Working at the GeoSoilEnviroCARS x-ray beamline 13-ID-D at the Argonne National Laboratory APS, the team reproduced high-temperature conditions found at the mantle by using a double-sided ytterbium fiber laser-heating system and then employed the extremely powerful, high-brightness APS x-rays to probe sample properties in situ at extreme conditions with the high-resolution angle-dispersive x-ray diffraction technique before, during, and after laser heating. Then, with the help of collaborators at the Institute of Earth Physics of Paris and the University of Michigan’s Center for Materials Characterization, they used ion beams to slice the new rock into cross-sections.

Finally, using the state-of-the-art electron microscopy techniques at MSU’s Center for Advanced Microscopy, they successfully characterized the elemental distribution of their recovered samples (Fig. 2).

“Without these labs, we would never have been able to directly observe what is going on in our experiments,” Lv said. “Our collaboration with these facilities is a highlight of the study.”

“We know that a vast majority of the Earth’s carbon isn’t up in the atmosphere, it’s in the interior, but our guess as to how much and where depend mostly on measurements of chemical reactions,” Dorfman added. “Mingda Lv’s work shows that calcium carbonate can be stable in mantle conditions and provides a new mechanism to take into account when we make models of the carbon cycle inside the Earth.” 

See: Mingda Lv1, Susannah M. Dorfman1, James Badro2, Stephan Borensztajn2, Eran Greenberg3‡, and Vitali B. Prakapenka3, “Reversal of carbonate-silicate cation exchange in cold slabs in Earth’s lower mantle,” Nat. Commun. 12, 1712 (2021). DOI: 10.1038/s41467-021-21761-9

Author affiliations: 1Michigan State University, 2Institut de physique du globe de Paris, 3The University of Chicago  Present address: Soreq Nuclear Research Center (NRC)

Correspondence: *lyumingd@msu.edu, **dorfman3@msu.edu

This work was supported by new faculty startup funding from Michigan State University, the Sloan Foundation’s Deep Carbon Observatory Grant G-2017-9954, and National Science Foundation (NSF) grant EAR-1751664 to S.M.D. Parts of this work were supported by IPGP multidisciplinary program PARI, and by Region Île-de-France SESAME Grant no. 12015908. GeoSoilEnviroCARS is supported by NSF grant EAR-1634415. This research used resources of the Advanced Photon Source, a U.S. Department of Energy (DOE) Office of Science User Facility operated for the DOE Office of Science by Argonne National Laboratory under Contract No. DE-AC02-06CH11357.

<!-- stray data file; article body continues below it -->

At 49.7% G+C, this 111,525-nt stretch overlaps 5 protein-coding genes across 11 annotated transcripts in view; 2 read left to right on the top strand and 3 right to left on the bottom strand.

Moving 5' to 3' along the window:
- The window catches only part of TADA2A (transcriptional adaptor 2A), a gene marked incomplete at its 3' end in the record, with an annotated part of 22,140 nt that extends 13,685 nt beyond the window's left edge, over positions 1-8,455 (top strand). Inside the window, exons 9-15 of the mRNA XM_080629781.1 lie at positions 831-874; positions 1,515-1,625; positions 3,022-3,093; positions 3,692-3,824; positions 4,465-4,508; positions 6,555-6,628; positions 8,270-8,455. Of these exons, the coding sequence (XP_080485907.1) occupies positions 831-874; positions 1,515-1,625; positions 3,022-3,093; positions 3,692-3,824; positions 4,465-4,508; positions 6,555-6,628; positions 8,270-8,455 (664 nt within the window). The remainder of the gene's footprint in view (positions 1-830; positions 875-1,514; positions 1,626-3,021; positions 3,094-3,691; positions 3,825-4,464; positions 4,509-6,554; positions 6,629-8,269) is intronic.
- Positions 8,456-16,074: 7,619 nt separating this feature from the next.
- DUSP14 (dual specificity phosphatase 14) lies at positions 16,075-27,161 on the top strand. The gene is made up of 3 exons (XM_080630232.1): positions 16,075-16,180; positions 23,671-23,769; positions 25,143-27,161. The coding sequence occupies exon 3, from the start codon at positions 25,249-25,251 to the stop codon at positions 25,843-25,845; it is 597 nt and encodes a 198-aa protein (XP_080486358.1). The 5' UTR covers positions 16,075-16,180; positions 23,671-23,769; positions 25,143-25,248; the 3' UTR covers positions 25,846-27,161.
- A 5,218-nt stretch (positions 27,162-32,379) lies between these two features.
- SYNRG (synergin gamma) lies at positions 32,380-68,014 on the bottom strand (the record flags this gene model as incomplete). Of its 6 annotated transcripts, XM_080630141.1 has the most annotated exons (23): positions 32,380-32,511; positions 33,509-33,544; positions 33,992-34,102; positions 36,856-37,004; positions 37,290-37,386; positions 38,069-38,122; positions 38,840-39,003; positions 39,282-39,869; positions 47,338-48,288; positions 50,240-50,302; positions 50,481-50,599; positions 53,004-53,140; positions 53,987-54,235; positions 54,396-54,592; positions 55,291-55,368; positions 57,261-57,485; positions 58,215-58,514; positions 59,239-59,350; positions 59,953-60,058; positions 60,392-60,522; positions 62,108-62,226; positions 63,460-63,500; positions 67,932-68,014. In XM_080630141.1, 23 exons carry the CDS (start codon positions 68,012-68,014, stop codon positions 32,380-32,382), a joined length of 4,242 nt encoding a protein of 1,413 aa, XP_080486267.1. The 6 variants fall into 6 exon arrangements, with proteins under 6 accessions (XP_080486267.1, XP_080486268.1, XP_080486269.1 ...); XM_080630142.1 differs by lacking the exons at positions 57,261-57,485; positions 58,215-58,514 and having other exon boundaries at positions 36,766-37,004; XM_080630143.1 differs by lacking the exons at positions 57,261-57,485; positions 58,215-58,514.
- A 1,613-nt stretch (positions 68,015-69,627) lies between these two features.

The U.S. Department of Energy's APS is one of the world’s most productive x-ray light source facilities. Each year, the APS provides high-brightness x-ray beams to a diverse community of more than 5,000 researchers in materials science, chemistry, condensed matter physics, the life and environmental sciences, and applied research. Researchers using the APS produce over 2,000 publications each year detailing impactful discoveries, and solve more vital biological protein structures than users of any other x-ray light source research facility. APS x-rays are ideally suited for explorations of materials and biological structures; elemental distribution; chemical, magnetic, electronic states; and a wide range of technologically important engineering systems from batteries to fuel injector sprays, all of which are the foundations of our nation’s economic, technological, and physical well-being.

Argonne National Laboratory seeks solutions to pressing national problems in science and technology. The nation's first national laboratory, Argonne conducts leading-edge basic and applied scientific research in virtually every scientific discipline. Argonne researchers work closely with researchers from hundreds of companies, universities, and federal, state and municipal agencies to help them solve their specific problems, advance America's scientific leadership and prepare the nation for a better future. With employees from more than 60 nations, Argonne is managed by UChicago Argonne, LLC, for the U.S. DOE Office of Science.

The U.S. Department of Energy's Office of Science is the single largest supporter of basic research in the physical sciences in the United States and is working to address some of the most pressing challenges of our time. For more information, visit the Office of Science website.

 

Published Date
03.23.2021